Anal Itching Treatment Causes Symptoms Home Remedies

Anal Itching Treatment Causes Symptoms Home Remedies

Anal Itching (Pruritus Ani)

Anal itching (medically known as pruritus ani) is irritation of the skin at the opening of the anal canal, which can lead to itching. The skin surrounding the opening is the anus. The itching is accompanied by the desire to scratch. Although itching may be a reaction to chemicals in the stool, it often implies inflammation of the anal area. The intensity of anal itching and inflammation increases with scratching and moisture. At its most intense, anal itching causes unbearable discomfort, described as burning and soreness.

Common causes of anal itching

External hemorrhoids are located underneath the skin that surrounds the anus and is lower than internal hemorrhoids.

  • An itchy bottom can be caused by irritating chemicals in the foods we eat, such as spices, hot sauces, and peppers.
  • Anal itching can also be caused by continuous moisture in the anus from frequent liquid stools, diarrhea, or leakage of stool. Moisture increases the possibility of infections, especially yeast, particularly in patients with diabetes or HIV.
  • Treatment with antibiotics can lead to a yeast infection and irritation of the anus.
  • Psoriasis can irritate the anus.
  • Abnormal passageways (fistulas) from the small intestine or colon to the skin surrounding the anus can form as a result of medical conditions like Crohn’s disease, bringing irritating fluids to the anal area.
  • Rarely, anal cancer may be the cause of itching.
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Other problems that can cause anal itch include:

  • Pinworms
  • Hemorrhoids
  • Tears of the anal skin (fissures)
  • Skin tags (abnormal local growth of anal skin)

Signs and symptoms of anal itching

At its most intense, anal itching causes unbearable discomfort described as burning and soreness.

The intensity of anal itching and inflammation increases from scratching and moisture. At its most intense, anal itching causes unbearable discomfort described as burning and soreness, especially during and after bowel movements. There may also be small amounts of bleeding.

Diagnosis and treatment of anal itching

Anal itching can be evaluated by a family practice or internal medicine physician, but it is most often evaluated by a colorectal surgeon (proctologist) or a gastroenterologist.

Anal itching is first evaluated with a careful examination of the anus for abnormalities like hemorrhoids, anal fissures, skin tags, moisture, and skin breaks from scratching. A rectal examination can identify rectal tumors. For a closer look at the anal canal, a proctoscope can be used. If pinworms are suspected, they and their eggs can be identified using the pinworm test, a test in which worms and eggs are recovered from the anus using tape.

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Treatment options and home remedies for anal itching

Self-care for simple itching is directed toward relieving symptoms like burning and soreness. It’s important to clean and dry the anus thoroughly and avoid leaving soap in the anal area.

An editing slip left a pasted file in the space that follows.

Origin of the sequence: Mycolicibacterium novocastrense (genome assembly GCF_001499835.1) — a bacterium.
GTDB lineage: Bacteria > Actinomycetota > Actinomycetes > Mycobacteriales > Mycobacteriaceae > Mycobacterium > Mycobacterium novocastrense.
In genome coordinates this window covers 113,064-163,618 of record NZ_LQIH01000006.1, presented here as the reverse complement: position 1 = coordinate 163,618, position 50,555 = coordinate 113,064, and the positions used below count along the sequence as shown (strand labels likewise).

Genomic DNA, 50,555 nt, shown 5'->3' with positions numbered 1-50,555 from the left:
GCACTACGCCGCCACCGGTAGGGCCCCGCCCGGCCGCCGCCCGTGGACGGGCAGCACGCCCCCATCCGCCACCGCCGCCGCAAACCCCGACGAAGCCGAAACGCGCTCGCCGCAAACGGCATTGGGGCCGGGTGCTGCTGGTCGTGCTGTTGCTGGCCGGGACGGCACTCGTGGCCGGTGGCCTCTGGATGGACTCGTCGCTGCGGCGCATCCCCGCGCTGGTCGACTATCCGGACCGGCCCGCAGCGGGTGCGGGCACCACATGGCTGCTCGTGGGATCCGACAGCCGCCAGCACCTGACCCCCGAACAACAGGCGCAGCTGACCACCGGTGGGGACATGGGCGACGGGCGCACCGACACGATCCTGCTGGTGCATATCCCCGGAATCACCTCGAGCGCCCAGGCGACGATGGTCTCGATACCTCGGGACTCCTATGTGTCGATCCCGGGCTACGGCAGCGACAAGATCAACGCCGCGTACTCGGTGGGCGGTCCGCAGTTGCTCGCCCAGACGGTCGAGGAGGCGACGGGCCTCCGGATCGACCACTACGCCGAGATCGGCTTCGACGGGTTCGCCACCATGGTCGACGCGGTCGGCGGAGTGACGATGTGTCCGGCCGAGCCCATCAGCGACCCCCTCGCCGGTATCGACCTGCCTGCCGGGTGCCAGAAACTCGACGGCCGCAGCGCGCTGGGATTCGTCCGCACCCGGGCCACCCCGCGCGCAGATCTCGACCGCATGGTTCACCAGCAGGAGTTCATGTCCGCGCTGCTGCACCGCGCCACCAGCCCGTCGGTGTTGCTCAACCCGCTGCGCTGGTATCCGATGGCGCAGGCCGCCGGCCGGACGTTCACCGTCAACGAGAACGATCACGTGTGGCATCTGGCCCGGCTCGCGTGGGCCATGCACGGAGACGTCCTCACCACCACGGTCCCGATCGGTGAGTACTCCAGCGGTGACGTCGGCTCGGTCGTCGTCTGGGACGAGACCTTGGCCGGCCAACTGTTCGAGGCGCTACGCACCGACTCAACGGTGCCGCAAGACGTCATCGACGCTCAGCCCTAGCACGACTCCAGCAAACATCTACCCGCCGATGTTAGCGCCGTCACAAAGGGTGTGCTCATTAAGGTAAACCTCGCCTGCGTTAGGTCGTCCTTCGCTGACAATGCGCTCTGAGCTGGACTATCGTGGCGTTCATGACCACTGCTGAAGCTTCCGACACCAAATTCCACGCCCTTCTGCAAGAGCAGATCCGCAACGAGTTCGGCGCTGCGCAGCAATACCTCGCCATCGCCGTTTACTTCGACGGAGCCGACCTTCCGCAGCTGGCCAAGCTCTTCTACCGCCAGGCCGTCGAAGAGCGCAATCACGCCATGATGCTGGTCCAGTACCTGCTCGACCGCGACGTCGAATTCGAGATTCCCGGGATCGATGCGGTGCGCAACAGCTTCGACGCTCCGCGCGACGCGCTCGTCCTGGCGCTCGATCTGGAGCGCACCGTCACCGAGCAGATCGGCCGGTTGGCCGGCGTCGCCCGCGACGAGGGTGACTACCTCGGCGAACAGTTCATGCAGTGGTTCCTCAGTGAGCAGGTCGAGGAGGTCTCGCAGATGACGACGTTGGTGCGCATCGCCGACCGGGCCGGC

• Gentle showering without direct rubbing or irritation of the skin is recommended for cleaning.
  • After bowel movements, moist pads should be used for cleaning instead of toilet paper.
  • If there is constant moisture present in the anus or stool incontinence, it may be necessary to clean the anus with wet wipes between bowel movements.
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Many over-the-counter (OTC) products are sold for the treatment of anal itching, available as ointments, creams, gels, suppositories, foams, and pads. These products often contain the same drugs used to treat hemorrhoids.

  • Ointments, creams, and gels should be applied as a thin covering around the anus.
  • Suppositories or foams do not have advantages over ointments, creams, and gels.

Most products contain more than one type of active ingredient. Examples of brand-name products containing one ingredient in addition to the protectant are discussed in this article.

Treatment options:

  • Local anesthetics: benzocaine, benzyl alcohol, dibucaine, dyclonine, lidocaine, pramoxine, tetracaine.
  • Vasoconstrictors: ephedrine sulfate, epinephrine, phenylephrine.
  • Protectants: aluminum hydroxide gel, cocoa butter, glycerin, kaolin, lanolin, mineral oil, white petrolatum, starch, zinc oxide, cod liver oil, shark liver oil.
  • Astringents: calamine, zinc oxide, witch hazel.
  • Antiseptics: boric acid, phenol, benzalkonium chloride, cetylpyridinium chloride, benzethonium chloride, resorcinol.
  • Keratolytics: aluminum chlorhydroxy allantoinate, resorcinol.
  • Analgesics: menthol, camphor, juniper tar.
  • Corticosteroids: weak corticosteroid products are available over-the-counter, strong corticosteroid products are available by prescription.

If anal itching persists, an examination by a doctor is recommended to identify any underlying causes. Diet adjustments, treatment of infections, or surgical procedures may be required to address the underlying cause.

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